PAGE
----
ARC/Audiobook Review: Call Me Athena by Colby Cedar Smith

Hi Blisses,

TITLE: Call Me Athena: Girl from Detroit
BY: Colby Cedar Smith
GENRE: Historical Fiction
PUBLICATION: August 17th 2021 by Andrews McMeel Publishing
NOTES: I received an e-copy from the publisher and author via Netgalley. This did not affect my opinions regarding the book in any way.


Call Me Athena: Girl from Detroit is a beautifully written novel in verse loosely based on author Colby Cedar Smith’s paternal grandmother. The story follows Mary as the American-born daughter of Greek and French immigrants living in Detroit in the 1930s, creating a historically accurate portrayal of life as an immigrant during the Great Depression, hunger strikes, and violent riots.

Mary lives in a tiny apartment with her immigrant parents, her brothers, and her twin sister, and she questions why her parents ever came to America. She yearns for true love, to own her own business, and to be an independent, modern American woman—much to the chagrin of her parents, who want her to be a “good Greek girl.”

Mary’s story is peppered with flashbacks to her parents’ childhoods in Greece and northern France; their stories connect with Mary as they address issues of arranged marriage, learning about independence, and yearning to grow beyond one’s own culture. Though Call Me Athena is written from the perspective of three profoundly different narrators, it has a wide-reaching message: It takes courage to fight for tradition and heritage, as well as freedom, love, and equality.


Call Me Athena is like a sad song that I can’t help but listen to even though it makes me sad because it touches my soul and gives me a sliver of truth.


I had the opportunity to both read and listen to Call Me Athena. The audiobook and e-book are in Read Now and Listen Now and since I rarely listen to audiobooks, I thought it would be better if I have a written version of the book as well. It was a good decision on my part. Because Call Me Athena is written in verse and I wouldn’t have known that if I only listened to it. I love the narration did in the audiobook. Yes, it also sounded poetic and very dramatic. I really liked it. The narrator did a great job. But seeing the words written in verse also gave me a satisfying feeling because I generally love poetry.

Call Me Athena is historical fiction. It is based on the life of Mary, the author’s grandmother. We are told the story of Mary as the daughter of a Greek and French immigrant struggling to make a life in 1930s Detroit. I say it over and over, I’m no fan of history, but there is always a story, a peek in the past, that captures my attention, heart, and soul. Since I’m not so familiar with the history, I can only say that the author painted a very vivid picture of how the immigrants used to live during the Great Depression and war. It was a hard part of history, and the author indeed showed that through Mary’s eyes.

Mary’s personal life is no rainbows. Her struggles and dreams and hopes were so very real, it was hard to read or listen to her sometimes. And indeed, it is fitting that this story is written in verse, because Mary’s life is poetry. Her story will remain in me for a long, long time. Even though she lived in a dark times, I couldn’t help but find hope in her story. She gives me hope. It’s like listening to a very sad song, it makes you cry but it also gives you an unexplainable joy because touches your soul.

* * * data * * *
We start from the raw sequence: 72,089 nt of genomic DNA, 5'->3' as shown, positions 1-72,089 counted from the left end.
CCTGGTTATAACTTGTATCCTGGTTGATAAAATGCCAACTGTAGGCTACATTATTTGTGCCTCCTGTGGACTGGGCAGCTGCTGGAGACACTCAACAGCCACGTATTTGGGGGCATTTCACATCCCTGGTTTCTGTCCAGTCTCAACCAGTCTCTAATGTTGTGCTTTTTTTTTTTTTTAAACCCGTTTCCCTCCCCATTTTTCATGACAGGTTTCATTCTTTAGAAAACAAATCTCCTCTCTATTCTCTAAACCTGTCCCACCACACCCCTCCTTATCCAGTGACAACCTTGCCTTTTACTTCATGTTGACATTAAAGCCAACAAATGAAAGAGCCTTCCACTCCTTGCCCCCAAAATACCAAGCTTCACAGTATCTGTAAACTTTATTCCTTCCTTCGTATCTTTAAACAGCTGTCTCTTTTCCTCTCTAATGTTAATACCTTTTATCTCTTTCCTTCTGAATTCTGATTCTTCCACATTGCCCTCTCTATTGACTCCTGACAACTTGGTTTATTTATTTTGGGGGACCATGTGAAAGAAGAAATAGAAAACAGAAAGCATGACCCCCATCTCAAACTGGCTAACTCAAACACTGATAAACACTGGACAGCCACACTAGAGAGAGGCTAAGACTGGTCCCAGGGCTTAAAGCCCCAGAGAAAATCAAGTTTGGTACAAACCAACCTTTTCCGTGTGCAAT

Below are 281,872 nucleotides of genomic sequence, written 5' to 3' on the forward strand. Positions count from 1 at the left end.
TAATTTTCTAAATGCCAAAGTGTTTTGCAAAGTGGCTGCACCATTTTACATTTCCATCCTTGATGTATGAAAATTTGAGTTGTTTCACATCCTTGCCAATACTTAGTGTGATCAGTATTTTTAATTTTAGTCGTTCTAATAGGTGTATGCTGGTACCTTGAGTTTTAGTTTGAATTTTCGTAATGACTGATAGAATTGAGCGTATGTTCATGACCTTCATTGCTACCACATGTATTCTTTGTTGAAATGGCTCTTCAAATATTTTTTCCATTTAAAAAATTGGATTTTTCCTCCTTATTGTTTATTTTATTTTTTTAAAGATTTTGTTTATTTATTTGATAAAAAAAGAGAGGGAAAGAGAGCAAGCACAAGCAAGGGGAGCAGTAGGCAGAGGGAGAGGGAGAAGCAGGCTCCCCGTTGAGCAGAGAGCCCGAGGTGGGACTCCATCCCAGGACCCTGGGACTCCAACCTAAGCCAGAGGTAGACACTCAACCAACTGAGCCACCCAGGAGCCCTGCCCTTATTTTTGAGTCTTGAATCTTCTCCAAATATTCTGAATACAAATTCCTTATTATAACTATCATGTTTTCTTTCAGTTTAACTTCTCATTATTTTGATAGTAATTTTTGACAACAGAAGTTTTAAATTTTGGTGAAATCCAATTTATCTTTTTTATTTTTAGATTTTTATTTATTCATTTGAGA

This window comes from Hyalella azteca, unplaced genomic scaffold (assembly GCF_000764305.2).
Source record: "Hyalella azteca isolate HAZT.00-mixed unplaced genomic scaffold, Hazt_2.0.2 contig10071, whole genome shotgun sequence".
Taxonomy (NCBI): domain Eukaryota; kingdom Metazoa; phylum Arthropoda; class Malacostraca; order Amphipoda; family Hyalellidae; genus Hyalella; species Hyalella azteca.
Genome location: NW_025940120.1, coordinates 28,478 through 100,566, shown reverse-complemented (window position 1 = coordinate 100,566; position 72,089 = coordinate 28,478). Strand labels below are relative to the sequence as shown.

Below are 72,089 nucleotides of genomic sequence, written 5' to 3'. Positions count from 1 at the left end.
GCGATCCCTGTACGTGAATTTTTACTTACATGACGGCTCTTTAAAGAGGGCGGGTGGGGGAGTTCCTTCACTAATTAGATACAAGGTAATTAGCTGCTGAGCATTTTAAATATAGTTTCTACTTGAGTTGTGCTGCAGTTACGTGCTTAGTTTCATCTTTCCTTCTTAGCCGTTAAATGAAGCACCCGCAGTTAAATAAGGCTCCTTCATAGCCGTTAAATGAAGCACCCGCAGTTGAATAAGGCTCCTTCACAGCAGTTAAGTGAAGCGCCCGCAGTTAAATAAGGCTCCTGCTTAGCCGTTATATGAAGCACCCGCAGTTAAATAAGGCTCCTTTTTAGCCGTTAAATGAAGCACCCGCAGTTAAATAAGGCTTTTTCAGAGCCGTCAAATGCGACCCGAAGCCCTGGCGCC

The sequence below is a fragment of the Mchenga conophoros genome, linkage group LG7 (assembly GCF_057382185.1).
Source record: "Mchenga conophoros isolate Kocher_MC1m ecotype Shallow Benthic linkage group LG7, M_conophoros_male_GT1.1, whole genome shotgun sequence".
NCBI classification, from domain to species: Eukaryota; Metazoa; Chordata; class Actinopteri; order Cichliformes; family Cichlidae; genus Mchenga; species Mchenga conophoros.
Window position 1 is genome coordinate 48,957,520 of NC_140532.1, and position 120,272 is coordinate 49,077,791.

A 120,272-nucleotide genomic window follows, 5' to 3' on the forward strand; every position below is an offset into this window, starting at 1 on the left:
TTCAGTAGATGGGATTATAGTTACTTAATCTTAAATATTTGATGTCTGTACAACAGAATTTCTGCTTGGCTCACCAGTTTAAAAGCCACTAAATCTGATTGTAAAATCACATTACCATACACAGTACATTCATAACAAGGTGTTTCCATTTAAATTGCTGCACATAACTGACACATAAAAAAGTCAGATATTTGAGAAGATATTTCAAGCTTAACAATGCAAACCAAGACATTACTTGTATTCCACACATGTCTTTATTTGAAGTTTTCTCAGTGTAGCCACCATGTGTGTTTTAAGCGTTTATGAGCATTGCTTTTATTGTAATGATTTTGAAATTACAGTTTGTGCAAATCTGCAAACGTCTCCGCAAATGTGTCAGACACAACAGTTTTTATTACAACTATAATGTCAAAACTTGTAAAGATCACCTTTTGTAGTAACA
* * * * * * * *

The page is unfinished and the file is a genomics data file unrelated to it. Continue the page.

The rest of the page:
But this book has three point of views and I loved that it is this way. It is great to see the world through the eyes of Mary and her two siblings. I didn’t just get to sympathize with Mary, but also with the whole community of immigrants that I will never meet. The other two perspectives are very important to the story and added some elements that really made the whole book rise to the next level. I love it. Also, the three characters with point of views are so distinctive from each other, I never had a problem recognizing whose POV I’m reading or listening to.

RATING: 4 blissful pages with lilies

Overall, this book is just amazing. I think everyone, no matter what their preferences in reading are will enjoy this book.


Colby Cedar Smith grew up in the Midwest, and she still dreams of the cold northern woods and the smell of lake water. She holds degrees from Colorado College and Harvard University, and has spent the last fifteen years teaching creative writing and storytelling workshops in schools, art museums, community centers, and corporations. Her award-winning poems have been published in Bellevue Literary Review, Harper Palate, Mid-American Review, Pleiades, Potomac Review, Saranac Review, and The Iowa Review. In 2020, Colby received a New Jersey Artist Fellowship in Poetry. Her debut novel, CALL ME ATHENA: GIRL FROM DETROIT, is slated for release August 2021 from Andrews McMeel.

Facebook: @ColbyCedarSmith
Instagram: @Colby_Cedar_Smith
Twitter: @ColbyCedar

Have you read this book? Or planning to? What do you thing of it? Let’s talk.

2 thoughts on “ARC/Audiobook Review: Call Me Athena by Colby Cedar Smith

  1. Excellent review Lili. If I can get both and audiobook and ebook, I am happy. I enjoy doing a read/listen, especially as I like to double check things if I think I miss something. Growing up across the river from Detroit, MI and spending a lot of time there, this appeals to me (although not in 1930 😁)

    Liked by 1 person

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